“Come meet my team.”
By: Roland R. Cavanagh, P.E.
I frequently get invited to “meet my team.” I always seek to observe and answer, “is this the typical bunch of people pulled together by the common need for a paycheck, or is it truly team?”
“Team” is an oft misused term to describe a group of individuals… we have sports teams, political teams, work teams, and mule teams… But what does it take for a group of individuals to form a team? How do you create the environment to enable your teams to operate at a higher level?
Today, we’ll explore what we are calling “Teamness”: the state of being a team, and the environment that drives it.
It’s part of a series of articles about management, leadership, and operations. Today we’re using the harvest and cellar operations in a winery as an example, but the principles apply teams everywhere.
What demonstrates ‘Teamness”?
The obvious –
- The group of individuals outperforms the sum of their capabilities, and outperforms even other’s expectations of them
- Each member is able to articulate the goal, and their role in achieving it
- A positive atmosphere – “we can do this!”
- They finish each other’s sentences…
The not-so-obvious –
- Each understands the team’s purpose, and feels strong accountability for achieving their goals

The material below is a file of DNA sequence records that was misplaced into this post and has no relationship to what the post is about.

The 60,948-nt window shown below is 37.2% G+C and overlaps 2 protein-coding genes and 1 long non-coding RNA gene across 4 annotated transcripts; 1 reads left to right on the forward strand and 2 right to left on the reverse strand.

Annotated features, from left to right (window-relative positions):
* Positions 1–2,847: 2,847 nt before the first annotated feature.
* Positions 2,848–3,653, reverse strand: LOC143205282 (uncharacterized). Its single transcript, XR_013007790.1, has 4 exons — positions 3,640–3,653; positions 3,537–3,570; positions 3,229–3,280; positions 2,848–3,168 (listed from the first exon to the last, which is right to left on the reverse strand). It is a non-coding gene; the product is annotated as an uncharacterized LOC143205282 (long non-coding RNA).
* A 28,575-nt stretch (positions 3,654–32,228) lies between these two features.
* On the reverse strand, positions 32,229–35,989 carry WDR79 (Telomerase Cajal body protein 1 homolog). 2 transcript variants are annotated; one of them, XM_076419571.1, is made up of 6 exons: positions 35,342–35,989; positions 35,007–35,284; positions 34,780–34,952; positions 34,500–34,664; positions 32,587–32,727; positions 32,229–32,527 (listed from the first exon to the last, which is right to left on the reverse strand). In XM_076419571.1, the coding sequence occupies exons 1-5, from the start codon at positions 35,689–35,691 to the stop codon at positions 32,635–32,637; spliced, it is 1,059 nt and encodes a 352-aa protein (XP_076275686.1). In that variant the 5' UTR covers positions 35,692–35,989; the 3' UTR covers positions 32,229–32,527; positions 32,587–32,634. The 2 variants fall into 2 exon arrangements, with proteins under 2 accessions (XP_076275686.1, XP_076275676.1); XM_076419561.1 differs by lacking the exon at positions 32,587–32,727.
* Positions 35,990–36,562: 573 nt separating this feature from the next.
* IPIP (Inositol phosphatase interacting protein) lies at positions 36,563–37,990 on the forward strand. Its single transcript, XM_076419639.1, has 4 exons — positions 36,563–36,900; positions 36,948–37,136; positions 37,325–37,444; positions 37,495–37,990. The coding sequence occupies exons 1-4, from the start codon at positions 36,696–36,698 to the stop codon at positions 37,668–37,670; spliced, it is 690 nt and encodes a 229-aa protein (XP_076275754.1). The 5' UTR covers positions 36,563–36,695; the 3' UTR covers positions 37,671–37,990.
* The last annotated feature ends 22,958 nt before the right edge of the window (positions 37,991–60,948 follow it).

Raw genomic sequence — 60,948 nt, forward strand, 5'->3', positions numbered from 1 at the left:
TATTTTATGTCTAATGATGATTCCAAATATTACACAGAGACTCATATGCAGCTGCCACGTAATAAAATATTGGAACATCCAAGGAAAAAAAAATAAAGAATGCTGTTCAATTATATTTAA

- They make decisions efficiently, effectively and, at times, autonomously
- They trust each other, and trust the collective
- There is a high degree of cross-training, and no one is indispensable (a ‘pillar of knowledge’)
- Disagreement is viewed as a good thing and is oriented toward problem-solving and removing obstacles.
- The leadership of the team shifts from time to time, as appropriate, to drive results.
From the Dictionary a team is:
- a number of persons associated together in work or activity: such as a group on one side (as in football or a debate)
- two or more draft animals harnessed to the same vehicle or implement
From Wikipedia, a High-Performance Team is:
“a group of people with specific roles and complementary talents and skills, aligned with and committed to a common purpose, who consistently show high levels of collaboration and innovation, produce superior results, and extinguish radical or extreme opinions that could be damaging. The high-performance team is regarded as tight-knit, focused on their goal and have supportive processes that will enable any team member to surmount any barriers in achieving the team’s goals.”
Harvest and Cellar, as an example
Harvest is a great example of when a time when teamness is highly desirable. It’s a period of intense work and long hours that demonstrates many of the characteristics of team performance
- “Get the grapes fermenting” – a common “SMART”* goal, clearly articulated
- *SMART – Specific, Measurable, Attainable, Relevant, and Time-bound.
- Rapid, confident, and often autonomous, but informed, decision making
Supported by some of the common team environment bits:
- Daily, or shift “Huddles” – stand-up meetings to gain alignment and manage anomalies
- Visual data – a scoreboard or sheet that has the plan and captures progress